The people’s voice

 
September 30, 2020

As journalists continue to come under increasing pressure across the country, the Federal Executive Council of the Pakistan Federal Union of Journalists, at the end of a three-day meeting in Quetta...

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As journalists continue to come under increasing pressure across the country, the Federal Executive Council of the Pakistan Federal Union of Journalists, at the end of a three-day meeting in Quetta has said that there has been a systematic attempt to curb journalistic freedoms since the current government came to power in 2018. The PFUJ has described this as a disaster for journalism in the country and said that Article 19 of the constitution is being seriously violated. It has called for the meeting of all major bodies involved with the media, including the PFUJ, the APNS, the CPNE and the Pakistan Bar Council, as well as the HRCP to look over the matter and decide on what is the best strategy to move forward.

This is a question that many journalists are asking. A free press is vital to the healthy functioning of any democracy but here the concept of freedom of the media exists more in the abstract than reality. While constitutional protections exist to protect our freedom of speech, these rights are often violated by the state. Even in the absence of outright censorship, the state often muzzles the media by issuing unofficial directives. Pressure is put through the power of the purse, either by withholding advertising or taking news channels off the air. The case of Mir Shakil-ur-Rahman, who has remained in prison for what is now approaching almost a year, over a case which dates back 36 years, has been seen by everyone as harassment intended to silence the media house that he runs. There have also been an increased number of cases in which journalists, especially women, have been targeted and attacked by troll teams over social media.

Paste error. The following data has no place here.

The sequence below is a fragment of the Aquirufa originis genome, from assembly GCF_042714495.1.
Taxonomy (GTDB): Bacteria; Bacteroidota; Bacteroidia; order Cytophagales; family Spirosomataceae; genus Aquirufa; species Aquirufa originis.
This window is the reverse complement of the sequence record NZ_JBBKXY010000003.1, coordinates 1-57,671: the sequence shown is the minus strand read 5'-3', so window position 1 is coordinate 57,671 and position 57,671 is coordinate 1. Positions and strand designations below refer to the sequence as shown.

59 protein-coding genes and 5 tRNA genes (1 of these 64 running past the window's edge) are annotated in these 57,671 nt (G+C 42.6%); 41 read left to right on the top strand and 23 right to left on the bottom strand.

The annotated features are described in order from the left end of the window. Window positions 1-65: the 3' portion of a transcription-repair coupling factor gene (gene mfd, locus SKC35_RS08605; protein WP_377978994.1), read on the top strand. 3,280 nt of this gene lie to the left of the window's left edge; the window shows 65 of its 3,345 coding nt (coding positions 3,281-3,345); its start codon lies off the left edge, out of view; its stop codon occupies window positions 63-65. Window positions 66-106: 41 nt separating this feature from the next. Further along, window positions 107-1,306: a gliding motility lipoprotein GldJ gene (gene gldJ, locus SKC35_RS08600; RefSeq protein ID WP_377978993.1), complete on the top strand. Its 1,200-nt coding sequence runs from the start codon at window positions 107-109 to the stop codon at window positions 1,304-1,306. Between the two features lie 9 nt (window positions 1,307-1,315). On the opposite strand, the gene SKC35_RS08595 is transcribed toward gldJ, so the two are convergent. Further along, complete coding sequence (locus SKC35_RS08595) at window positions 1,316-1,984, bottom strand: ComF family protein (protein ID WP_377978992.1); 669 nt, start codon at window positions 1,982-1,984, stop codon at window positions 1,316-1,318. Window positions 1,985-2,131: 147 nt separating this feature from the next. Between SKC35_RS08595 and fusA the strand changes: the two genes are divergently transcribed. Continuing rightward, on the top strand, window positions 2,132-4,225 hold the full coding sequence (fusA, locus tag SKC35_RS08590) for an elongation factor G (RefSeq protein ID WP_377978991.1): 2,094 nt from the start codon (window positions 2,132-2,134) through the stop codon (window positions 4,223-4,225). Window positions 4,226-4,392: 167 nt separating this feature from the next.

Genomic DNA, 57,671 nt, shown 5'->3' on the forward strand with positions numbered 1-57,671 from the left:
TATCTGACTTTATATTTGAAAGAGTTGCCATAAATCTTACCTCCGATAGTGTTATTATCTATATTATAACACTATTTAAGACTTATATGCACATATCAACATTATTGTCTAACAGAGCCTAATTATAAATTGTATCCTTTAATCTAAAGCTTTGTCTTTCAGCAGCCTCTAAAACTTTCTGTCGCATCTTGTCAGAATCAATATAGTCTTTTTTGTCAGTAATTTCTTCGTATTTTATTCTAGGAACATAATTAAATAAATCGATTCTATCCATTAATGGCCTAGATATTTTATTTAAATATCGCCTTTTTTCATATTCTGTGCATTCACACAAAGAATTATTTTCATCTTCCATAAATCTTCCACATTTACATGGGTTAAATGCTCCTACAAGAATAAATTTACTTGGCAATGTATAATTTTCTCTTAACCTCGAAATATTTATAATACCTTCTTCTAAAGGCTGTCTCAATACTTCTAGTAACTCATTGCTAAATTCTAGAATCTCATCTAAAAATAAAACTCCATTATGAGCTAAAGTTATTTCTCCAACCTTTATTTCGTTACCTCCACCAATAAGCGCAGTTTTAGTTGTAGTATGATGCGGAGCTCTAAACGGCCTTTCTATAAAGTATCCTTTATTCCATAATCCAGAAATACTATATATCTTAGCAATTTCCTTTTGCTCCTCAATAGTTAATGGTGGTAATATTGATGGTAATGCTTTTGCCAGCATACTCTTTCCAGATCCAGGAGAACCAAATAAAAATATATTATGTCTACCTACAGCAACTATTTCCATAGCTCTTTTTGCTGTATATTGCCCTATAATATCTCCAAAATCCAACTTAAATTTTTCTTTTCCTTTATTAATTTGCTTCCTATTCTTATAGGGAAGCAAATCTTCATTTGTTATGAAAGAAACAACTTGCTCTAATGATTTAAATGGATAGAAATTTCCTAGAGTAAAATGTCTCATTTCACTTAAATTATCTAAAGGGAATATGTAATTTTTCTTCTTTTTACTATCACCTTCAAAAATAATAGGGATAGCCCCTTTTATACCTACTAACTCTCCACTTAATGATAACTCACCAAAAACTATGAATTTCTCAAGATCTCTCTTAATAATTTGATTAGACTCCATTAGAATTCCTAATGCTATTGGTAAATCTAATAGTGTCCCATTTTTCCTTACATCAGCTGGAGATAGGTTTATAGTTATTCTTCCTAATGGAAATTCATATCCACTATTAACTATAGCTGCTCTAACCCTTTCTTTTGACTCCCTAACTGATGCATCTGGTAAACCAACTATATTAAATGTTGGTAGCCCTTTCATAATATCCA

This is not the kind of democracy the people had been promised. It is also true that the world over journalism is under attack by the purveyors of fake news. The rise of social media, and the easy dissemination of unverified news, has made it more difficult to distinguish fact from propaganda. Add to this toxic mix governments that want to control the news and it becomes obvious that a free media the world over is under threat. Keeping this in mind, the Islamabad-Rawalpindi Bar Council has also set up a body to take up cases of journalists who require legal assistance. This is in response to the increasing number of cases being framed against working media professionals. As the Federal Executive Council of the PFUJ has suggested, it is essential that all bodies combine and find a strategy forward so that the media can be freed of its chains, and allowed once again, to become a voice of the people.



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